you're reading...


New voter ID state policy threatens students and minority populations’ right to vote

Chloe Stuber, ’11

Do you have a driver’s license? Does it show your current NC address and name? If you answered no to either of these questions, you will not eligible to vote in person in any upcoming elections if a new voter identification bill is passed by NC legislature.

In March of 2009, NC state representatives proposed changes to House Bill 430 which would require all those voting in person to present a government-issued photo ID with the voter’s current address and name.

The Brennan Center for Justice at NYU School of Law issued a national survey in 2006 which revealed that millions of American citizens do not have readily available documentary proof of citizenship or a government-issued photo ID.

Women primarily do not have proof of citizenship with their current name due to marriage.

The survey also showed that primarily low-income, aging, the younger generation and minority populations are less likely to have these forms of documentation than the general population—18% of US citizens over the age of 65, 25% of African-Americans, 15% of those making below $35,000 per year and 18% of voters aged 18-24 do not do not have valid government-issued photo ID with their current address and name.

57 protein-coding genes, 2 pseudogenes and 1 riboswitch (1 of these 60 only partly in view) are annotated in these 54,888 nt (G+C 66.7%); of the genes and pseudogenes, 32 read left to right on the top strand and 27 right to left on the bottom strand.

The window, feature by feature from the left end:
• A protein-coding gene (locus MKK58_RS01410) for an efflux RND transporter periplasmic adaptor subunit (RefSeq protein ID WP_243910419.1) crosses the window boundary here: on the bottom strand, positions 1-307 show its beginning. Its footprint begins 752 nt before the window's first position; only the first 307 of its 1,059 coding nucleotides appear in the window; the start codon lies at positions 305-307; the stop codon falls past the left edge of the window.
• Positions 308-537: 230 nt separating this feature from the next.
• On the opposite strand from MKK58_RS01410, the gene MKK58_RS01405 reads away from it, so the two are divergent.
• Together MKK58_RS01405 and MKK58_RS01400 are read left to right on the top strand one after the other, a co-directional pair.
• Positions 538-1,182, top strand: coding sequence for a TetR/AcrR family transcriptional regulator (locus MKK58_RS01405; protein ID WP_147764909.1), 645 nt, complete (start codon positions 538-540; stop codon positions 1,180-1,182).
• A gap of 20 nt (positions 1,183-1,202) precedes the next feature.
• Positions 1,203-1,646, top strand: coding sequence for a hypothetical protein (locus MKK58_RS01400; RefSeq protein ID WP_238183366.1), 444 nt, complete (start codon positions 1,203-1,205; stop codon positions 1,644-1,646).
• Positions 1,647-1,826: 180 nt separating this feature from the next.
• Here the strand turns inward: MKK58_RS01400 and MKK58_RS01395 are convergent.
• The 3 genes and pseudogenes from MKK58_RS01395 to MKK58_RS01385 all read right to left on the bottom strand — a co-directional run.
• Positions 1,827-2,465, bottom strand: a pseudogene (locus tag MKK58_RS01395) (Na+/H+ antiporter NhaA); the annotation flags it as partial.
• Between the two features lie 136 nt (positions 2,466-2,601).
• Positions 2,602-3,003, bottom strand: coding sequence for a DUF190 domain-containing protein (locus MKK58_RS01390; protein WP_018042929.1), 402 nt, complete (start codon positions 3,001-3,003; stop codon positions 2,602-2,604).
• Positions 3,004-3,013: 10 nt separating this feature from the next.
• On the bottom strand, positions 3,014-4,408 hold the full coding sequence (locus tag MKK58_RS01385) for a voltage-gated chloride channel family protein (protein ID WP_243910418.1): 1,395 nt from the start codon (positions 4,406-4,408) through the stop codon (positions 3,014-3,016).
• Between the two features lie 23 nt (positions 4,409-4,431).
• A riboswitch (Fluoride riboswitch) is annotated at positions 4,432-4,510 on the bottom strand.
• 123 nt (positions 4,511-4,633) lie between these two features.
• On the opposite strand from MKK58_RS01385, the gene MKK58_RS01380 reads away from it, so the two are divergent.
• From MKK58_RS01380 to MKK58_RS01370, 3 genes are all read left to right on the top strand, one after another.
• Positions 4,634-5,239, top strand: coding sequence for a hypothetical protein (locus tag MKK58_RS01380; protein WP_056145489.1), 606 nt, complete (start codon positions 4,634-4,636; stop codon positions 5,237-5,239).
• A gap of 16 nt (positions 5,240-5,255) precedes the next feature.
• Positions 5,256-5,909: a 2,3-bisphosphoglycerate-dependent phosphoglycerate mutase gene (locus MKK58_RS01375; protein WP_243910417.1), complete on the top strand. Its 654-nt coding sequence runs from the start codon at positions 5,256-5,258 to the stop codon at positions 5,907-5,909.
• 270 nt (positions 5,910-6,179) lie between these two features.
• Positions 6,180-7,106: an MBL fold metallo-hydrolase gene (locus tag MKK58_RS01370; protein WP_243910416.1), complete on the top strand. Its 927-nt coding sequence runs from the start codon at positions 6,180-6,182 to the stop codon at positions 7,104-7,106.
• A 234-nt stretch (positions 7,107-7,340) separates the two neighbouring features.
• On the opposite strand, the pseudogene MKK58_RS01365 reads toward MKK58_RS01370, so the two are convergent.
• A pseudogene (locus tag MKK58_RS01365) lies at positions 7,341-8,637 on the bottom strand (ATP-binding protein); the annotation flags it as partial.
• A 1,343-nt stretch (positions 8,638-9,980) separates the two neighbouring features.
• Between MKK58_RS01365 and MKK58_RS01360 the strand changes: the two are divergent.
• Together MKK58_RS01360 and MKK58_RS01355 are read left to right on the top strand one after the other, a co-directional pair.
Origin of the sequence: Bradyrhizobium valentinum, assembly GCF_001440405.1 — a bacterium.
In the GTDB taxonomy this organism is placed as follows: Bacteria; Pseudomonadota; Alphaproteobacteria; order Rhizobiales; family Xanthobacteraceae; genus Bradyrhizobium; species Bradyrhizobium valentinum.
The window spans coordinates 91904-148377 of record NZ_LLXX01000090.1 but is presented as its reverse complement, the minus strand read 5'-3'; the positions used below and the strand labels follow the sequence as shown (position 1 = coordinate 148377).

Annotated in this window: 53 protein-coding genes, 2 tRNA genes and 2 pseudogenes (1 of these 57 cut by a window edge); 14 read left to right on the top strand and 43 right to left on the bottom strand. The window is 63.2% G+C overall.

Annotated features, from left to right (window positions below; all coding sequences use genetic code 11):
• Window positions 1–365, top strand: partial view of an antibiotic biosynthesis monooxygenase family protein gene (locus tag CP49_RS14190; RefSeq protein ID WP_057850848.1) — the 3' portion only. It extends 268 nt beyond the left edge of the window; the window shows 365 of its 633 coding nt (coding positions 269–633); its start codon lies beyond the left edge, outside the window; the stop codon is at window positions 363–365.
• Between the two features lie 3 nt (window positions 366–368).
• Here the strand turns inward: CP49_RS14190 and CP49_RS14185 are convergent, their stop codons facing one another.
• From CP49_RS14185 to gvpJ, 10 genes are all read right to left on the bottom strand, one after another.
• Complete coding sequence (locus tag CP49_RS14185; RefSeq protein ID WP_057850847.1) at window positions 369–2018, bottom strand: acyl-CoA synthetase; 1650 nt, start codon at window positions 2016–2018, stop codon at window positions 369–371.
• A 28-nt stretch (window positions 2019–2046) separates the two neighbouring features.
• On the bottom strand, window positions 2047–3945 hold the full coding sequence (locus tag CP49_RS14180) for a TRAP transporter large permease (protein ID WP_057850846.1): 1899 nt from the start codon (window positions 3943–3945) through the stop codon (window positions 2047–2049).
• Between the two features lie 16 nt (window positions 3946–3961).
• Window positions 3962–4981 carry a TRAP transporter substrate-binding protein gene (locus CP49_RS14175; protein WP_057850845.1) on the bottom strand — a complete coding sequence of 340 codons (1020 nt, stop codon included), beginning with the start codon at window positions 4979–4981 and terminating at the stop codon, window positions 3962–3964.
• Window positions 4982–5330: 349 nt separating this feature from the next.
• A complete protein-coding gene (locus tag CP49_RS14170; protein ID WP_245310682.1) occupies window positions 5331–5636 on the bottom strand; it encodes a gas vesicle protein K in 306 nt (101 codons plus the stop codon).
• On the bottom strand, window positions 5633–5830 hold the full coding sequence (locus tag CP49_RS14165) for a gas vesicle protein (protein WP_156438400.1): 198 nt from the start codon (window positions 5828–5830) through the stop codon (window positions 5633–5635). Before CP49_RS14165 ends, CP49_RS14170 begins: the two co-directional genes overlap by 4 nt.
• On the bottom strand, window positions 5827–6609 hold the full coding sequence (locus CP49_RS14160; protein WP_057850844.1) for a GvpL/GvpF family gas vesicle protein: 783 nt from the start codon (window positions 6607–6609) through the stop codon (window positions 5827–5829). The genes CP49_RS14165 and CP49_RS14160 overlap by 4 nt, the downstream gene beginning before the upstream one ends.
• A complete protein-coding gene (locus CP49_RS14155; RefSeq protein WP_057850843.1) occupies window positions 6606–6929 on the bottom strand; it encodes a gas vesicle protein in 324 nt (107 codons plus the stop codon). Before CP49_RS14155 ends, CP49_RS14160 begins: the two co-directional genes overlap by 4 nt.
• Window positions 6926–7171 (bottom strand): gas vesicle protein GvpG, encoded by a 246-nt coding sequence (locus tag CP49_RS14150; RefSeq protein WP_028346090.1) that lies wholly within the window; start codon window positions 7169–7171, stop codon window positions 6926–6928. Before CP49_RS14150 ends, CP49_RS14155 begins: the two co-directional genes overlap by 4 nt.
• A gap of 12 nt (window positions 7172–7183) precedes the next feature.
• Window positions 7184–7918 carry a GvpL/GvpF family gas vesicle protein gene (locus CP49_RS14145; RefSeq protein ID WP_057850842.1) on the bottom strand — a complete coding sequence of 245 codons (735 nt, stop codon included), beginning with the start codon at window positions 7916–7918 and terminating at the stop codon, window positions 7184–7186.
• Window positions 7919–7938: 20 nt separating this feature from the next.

The policy is being proposed in order to prevent instances of voter fraud, yet voter fraud in reality is not a real problem. Between 2002 and 2005, only 24 people were convicted of voter fraud, an average of 8 people per year. Few of these instances in which illegal voting occurred would have been prevented by photo ID laws.

North Carolina is currently experiencing one of the largest budget shortfalls in the US of 20.3%. A time when the NC General Assembly should be focusing on balancing the state budget to avoid large lay-offs like the recent lay-off of thousands of public school teachers, our representatives are instead pushing a policy that would cost the state at least 20 million, an estimate from other states that have passed similar policies.

If the voter ID policy passes, it will disenfranchise the majority of our student body and millions of our fellow North Carolinians. It is this threat that calls us as a college united against social injustice to do everything in our power to ensure that everyone has a voice and everyone is given equal opportunity to participate in promoting change.

ACT NOW! Contact Governor Bev Perdue at 1-800-662-8952 or governor.office@nc.gov. Tell her to veto the photo ID bill.

ALSO: Contact your legislators at 919-733-4111

Even if you think they won’t listen, the more calls they receive, the more they will listen. It could be voted on in the coming weeks, so ACT SOON!

For more information visit:

www.democracy-nc.org, www.southernstudies.org, www.demos.org, www.ncpolicywatch.com


No comments yet.

Post a Comment

Stories by Category